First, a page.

So, Jenny was all, “When are you going to write about BLUE LILY, LILY BLUE???” And I was like, “I dunno, dude. I just haven’t felt like writing about books lately.”

I blame winter. Winter sucks the joy out of everything.

Not out of BLUE LILY, LILY BLUE, though. BLUE LILY, LILY BLUE gave me much joy and a fair measure of heartache, and I really do want to share that experience with y’all. I just... don’t have a review in me.

I do have some generalized rambling in me, though, so this is me making a list of stuff I thought about while I devoured the book. Said book is the third in a series and so arbitrarily exempt from the need for a summary, but if you’re new to the Raven Cycle and want to know what the whole thing is about, I suggest you peruse my (sort of a proper) review of THE RAVEN BOYS.

Okay. List.

Sunday, December 14, 2014

Murchie Plus Books: December 7th to 13th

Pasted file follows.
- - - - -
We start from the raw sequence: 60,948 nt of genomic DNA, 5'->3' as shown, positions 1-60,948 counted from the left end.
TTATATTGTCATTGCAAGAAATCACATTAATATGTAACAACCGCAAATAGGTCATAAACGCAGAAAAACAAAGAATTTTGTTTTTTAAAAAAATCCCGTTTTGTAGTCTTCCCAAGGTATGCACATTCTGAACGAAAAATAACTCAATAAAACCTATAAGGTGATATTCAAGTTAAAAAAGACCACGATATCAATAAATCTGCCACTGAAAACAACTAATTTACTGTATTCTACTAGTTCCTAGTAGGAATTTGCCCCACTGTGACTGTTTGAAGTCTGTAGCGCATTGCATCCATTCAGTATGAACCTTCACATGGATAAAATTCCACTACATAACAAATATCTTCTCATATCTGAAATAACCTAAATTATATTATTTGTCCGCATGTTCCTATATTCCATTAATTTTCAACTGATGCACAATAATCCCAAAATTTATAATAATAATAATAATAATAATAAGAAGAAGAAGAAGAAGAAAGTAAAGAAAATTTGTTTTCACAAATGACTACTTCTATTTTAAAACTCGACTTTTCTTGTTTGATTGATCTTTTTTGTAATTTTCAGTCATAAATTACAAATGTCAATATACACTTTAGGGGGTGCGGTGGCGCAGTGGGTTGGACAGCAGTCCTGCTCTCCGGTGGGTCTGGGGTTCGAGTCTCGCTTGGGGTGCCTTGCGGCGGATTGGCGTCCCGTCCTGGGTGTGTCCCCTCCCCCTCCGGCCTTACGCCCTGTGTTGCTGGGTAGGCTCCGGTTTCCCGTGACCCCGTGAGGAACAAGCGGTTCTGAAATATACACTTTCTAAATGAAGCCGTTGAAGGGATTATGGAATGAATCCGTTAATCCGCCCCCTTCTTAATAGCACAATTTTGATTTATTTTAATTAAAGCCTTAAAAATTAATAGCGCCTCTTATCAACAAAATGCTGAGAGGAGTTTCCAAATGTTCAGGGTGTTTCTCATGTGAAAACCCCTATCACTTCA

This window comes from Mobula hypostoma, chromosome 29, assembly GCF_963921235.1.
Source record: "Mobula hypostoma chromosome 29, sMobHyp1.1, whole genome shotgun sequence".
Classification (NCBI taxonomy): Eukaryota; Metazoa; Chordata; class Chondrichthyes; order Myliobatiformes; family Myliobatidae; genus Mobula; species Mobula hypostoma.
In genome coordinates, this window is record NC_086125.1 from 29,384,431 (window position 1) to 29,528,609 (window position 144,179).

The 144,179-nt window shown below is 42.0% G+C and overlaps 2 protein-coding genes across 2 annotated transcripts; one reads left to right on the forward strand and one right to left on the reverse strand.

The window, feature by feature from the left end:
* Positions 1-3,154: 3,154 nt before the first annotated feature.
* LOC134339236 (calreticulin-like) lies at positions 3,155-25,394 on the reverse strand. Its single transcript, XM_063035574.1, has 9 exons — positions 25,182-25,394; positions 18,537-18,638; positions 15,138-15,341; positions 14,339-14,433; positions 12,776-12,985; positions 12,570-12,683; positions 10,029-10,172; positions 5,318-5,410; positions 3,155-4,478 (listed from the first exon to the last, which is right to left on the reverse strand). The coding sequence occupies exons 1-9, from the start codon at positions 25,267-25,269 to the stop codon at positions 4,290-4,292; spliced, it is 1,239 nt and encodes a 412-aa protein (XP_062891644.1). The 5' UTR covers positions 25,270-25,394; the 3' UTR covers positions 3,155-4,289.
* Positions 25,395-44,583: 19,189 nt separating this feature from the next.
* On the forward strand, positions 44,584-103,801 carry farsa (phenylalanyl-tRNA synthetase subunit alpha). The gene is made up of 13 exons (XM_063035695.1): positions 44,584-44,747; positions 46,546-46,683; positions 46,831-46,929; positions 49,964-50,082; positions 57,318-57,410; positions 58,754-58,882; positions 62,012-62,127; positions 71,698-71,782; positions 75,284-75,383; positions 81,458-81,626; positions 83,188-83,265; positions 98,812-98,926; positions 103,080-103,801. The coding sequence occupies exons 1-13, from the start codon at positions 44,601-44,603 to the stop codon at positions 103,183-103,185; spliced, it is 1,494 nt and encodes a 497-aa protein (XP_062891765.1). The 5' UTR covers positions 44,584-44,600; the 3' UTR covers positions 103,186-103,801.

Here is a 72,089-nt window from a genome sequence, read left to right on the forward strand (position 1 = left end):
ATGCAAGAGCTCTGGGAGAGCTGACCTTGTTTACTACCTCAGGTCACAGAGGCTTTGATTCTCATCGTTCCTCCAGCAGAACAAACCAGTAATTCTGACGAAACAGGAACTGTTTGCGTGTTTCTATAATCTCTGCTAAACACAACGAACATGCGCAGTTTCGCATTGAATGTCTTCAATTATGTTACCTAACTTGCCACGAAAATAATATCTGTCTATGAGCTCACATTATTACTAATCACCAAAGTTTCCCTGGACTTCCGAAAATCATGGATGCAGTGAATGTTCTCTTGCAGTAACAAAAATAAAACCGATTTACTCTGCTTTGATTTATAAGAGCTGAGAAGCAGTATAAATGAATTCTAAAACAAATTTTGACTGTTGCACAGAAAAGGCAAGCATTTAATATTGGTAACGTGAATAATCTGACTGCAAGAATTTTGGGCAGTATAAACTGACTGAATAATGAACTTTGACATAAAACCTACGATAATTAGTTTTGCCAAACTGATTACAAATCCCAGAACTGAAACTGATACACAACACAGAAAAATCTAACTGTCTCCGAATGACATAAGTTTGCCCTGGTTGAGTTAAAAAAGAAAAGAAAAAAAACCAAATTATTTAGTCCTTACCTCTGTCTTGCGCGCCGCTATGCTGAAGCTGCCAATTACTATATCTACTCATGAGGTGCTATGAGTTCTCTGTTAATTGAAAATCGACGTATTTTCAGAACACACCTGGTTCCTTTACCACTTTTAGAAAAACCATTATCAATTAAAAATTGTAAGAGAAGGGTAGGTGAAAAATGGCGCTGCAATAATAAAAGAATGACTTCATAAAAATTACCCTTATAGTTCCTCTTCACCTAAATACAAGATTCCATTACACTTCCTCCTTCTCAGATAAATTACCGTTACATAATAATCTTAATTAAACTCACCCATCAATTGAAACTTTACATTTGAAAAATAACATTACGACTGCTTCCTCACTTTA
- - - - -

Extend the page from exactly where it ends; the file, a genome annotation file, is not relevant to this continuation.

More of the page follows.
The premise: I love my dog. I love books. I bring the two together by making my long-suffering dog pose with every book I read, barring the comics I get through Marvel Unlimited. Last week, that included a pinch of Doctor Strange and a further foray into Kelly Sue Deconnick's work via OSBORN.

The photos: go live on Instagram as I take them and appear here in digest form every Sunday.

A fuzzy grey poodle, Murchie, lays on a bright orange pillow. At an angle in front of him sits One Weird Trick, a comics trade collection with a blurred image of two pale-skinned people kissing on its cover.

If you've ever asked me for comics recs, I've told you to read HAWKEYE. It's my favourite current superhero title, not only because it features Kate Bishop (light of my heart; breath in my lungs) but because the writing is really fucking awesome. Matt Fraction plays fast and loose with timelines, and he's horribly good at dialogue.

I wanted more of this glorious package, so I asked my library to send me ONE WEIRD TRICK, the first volume of Fraction and Chip Zdarsky's Sex Criminals. And my friends, it was a solid move. Sex Criminals is just as nonlinear and clever as HAWKEYE, with bonus orgasms and fabulous art by Zdarsky. I can't wait for my library to get the next volume through processing.

Thursday, December 11, 2014

Review: Burndive by Karin Lowachee